Dementia is a tortuous struggle for patient and family.
Updated: Nov 28, 2018
I remember the first time that my dad could not find his words. He would open and close his fingers at his hip pocket like a book and tell me he could not find his sandwich, when what he was referring to was his wallet. His glasses became butterflies, and his recliner a mountain. We learned to navigate his loss of words and fill in the blanks for him, but you could see the mounting frustration in his eyes and on his face. He knew what was happening and the fear was overwhelming. This continued for months; he would go to the kitchen to make toast, but forget why he went in there. Eventually he forgot how to work the toaster and, one by one, all the other things that we do automatically without a second thought. It was painful to watch this once vital and intelligent man turn into this emotional being where the simplest of tasks were now insurmountable. He became paranoid, had extreme mood swings and emotional outbursts, sometimes crying and seemingly angry at us for reasons we couldn’t understand. But he wasn’t angry at us; he was angry at how his mind was betraying him. He was very much aware of what was happening to him and he was terrified.
I had always thought that dementia was the hardest on the individual at the beginning, then harder on the family as the disease took the person into a world that finally excluded even family. My daughter became “that girl,” and my brother became “the man.” He later forgot who I was and my mother as well. We would try to tell him who we were, but that just seemed to upset him more. Ultimately, the only living thing he really remembered was my dog Obie. Or should I say, he remembered him, but could not quite get the name right—he called him Obama. His face would light up and he would smile from ear to ear every time I brought him to visit.
My dad was diagnosed in June 2015 with Alzheimer’s and vascular dementia. As a registered nurse, I thought I knew all there was to know about dementia. After all, I could recite the signs and symptoms in my sleep; but that in no way prepared me for the toll that it takes on its victims and the families of those who live with it. Dementia does not affect everyone the same way. The symptoms are varied, and families are usually not prepared for the disease’s implications on their loved ones. My Dad became forgetful and at times despondent. He was once an avid reader, but over time he could no longer comprehend what he was reading. He used to like to watch sports on the television, but that too became too difficult for him to follow. As time passed and the disease progressed, my dad found it difficult to eat with utensils, and resorted to eating with his fingers. He was forced by necessity to use adult Depends (I find it hard to call them “diapers”; it just further supports the indignity of this disease).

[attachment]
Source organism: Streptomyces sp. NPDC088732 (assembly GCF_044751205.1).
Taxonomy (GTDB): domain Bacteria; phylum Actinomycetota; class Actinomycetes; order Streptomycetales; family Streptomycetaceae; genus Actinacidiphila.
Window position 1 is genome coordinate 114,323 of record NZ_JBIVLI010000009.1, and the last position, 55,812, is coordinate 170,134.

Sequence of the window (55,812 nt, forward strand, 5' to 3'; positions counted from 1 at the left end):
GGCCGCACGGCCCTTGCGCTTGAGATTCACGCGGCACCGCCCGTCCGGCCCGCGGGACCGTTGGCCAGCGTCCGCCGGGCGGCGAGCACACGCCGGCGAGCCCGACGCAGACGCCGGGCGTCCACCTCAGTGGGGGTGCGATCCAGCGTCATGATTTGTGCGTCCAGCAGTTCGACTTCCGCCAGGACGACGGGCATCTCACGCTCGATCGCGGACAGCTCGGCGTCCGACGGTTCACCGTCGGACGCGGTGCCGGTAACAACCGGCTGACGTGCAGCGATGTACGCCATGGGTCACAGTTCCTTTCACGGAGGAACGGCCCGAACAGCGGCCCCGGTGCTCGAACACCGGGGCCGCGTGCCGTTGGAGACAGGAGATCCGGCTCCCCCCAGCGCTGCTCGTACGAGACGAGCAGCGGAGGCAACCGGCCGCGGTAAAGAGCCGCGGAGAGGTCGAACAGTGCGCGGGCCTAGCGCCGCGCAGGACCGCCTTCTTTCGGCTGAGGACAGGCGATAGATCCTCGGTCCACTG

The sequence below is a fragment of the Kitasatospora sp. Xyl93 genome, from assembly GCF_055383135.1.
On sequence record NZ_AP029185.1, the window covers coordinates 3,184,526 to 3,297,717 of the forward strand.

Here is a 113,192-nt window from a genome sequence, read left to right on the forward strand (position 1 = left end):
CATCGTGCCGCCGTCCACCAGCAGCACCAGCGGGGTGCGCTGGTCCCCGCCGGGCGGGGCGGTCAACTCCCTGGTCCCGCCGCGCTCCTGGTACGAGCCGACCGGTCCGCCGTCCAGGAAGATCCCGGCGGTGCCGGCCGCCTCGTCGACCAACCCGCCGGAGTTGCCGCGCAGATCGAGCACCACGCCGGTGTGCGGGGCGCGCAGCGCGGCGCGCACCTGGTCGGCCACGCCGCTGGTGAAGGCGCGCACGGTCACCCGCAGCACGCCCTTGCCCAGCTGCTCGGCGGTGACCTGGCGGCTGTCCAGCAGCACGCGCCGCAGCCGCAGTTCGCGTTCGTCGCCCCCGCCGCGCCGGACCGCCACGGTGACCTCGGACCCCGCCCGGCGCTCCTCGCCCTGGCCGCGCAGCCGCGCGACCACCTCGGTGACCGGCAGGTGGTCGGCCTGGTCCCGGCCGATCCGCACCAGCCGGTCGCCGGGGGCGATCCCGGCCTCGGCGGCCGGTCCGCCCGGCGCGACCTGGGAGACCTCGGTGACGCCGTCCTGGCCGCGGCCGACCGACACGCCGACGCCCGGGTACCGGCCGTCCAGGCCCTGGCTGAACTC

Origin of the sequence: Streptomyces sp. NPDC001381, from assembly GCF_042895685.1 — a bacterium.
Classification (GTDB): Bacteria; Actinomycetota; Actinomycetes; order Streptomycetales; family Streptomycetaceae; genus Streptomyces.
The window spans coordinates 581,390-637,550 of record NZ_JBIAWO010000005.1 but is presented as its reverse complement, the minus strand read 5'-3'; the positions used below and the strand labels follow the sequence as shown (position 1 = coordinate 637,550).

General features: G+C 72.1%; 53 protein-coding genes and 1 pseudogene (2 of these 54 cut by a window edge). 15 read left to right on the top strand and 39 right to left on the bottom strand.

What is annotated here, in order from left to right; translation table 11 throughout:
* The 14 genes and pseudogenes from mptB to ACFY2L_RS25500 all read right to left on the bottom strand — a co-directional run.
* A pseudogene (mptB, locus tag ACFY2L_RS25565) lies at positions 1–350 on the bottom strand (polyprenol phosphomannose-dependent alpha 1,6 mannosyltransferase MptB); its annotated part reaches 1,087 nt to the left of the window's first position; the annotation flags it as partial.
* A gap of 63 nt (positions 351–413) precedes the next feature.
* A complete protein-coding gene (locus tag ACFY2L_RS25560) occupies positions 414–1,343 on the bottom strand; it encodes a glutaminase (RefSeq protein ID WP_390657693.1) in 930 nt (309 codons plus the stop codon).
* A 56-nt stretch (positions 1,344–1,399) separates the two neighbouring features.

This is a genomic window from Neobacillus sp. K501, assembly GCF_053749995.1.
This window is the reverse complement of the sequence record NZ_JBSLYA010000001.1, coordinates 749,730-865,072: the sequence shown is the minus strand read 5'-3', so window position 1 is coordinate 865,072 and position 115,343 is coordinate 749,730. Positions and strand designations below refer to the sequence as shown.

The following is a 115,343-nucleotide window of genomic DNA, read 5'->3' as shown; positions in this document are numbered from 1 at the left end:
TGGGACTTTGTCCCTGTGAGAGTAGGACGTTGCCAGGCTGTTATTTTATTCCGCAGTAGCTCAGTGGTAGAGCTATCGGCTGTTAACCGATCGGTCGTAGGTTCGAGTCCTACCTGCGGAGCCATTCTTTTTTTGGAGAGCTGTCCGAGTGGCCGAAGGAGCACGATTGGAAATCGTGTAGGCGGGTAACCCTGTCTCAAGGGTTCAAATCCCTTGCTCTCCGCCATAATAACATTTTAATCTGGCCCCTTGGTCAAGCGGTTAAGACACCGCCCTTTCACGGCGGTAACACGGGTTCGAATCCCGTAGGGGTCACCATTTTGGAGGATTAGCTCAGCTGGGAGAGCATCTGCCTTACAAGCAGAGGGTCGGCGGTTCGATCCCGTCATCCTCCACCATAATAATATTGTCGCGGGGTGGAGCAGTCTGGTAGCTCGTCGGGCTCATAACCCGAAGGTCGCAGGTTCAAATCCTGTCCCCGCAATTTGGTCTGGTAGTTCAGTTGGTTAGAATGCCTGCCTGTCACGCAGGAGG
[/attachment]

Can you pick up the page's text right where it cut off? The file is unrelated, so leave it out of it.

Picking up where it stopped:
The financial side of caring for someone with dementia is enormous. As the disease progresses, the need to keep your loved one safe becomes paramount. Some people become flight risks and leave the house and go wandering aimlessly with no idea how to get back home. Others become forgetful and leave stoves on. They can also become agitated and lash out at people around them. I will never forget when my mother called and told me that my dad had pushed her against the wall out of anger. The father that I knew would never have done such a thing. But that is just it: he was not my father anymore. The disease had robbed him of his identity as we watched him wither away from the person he once was.
For us, our journey was shorter than most. He died 2 years and 5 months after his diagnosis. The vascular dementia was a much faster process. He died in his sleep with the cause being unknown. He was a healthy man and his body was strong—it was his mind that had left him. As his disease progressed, he would constantly shout out that he wished he could just die. He knew what was ahead for him and he wanted no part of it. I often think that he just willed himself to death.
Arm yourself with knowledge if your loved one is suffering from any form of dementia. Awareness is a powerful tool.
About the Author
Sandra Brumfield is a registered nurse and owner of Embracing Hearts at Home. She provides in-home care for those who wish to remain in their familiar surroundings. She lives in Suwanee with her family and five rescue dogs. Obie brought such joy to her father that she continues to bring him along on client visits.
Sandra recommends the following national and local resources for those dealing with dementia or Alzheimer’s Disease.
Alzheimer’s Association, Helpline 1-800-272-3900, alz.org
GA Department of Human Services, Division of Aging Services, Dementia Resources, aging.georgia.gov
National Alzheimer’s and Dementia Resource Center, nadrc.acl.gov
Georgia Dementia Care Resources and Facilities, alzheimers.net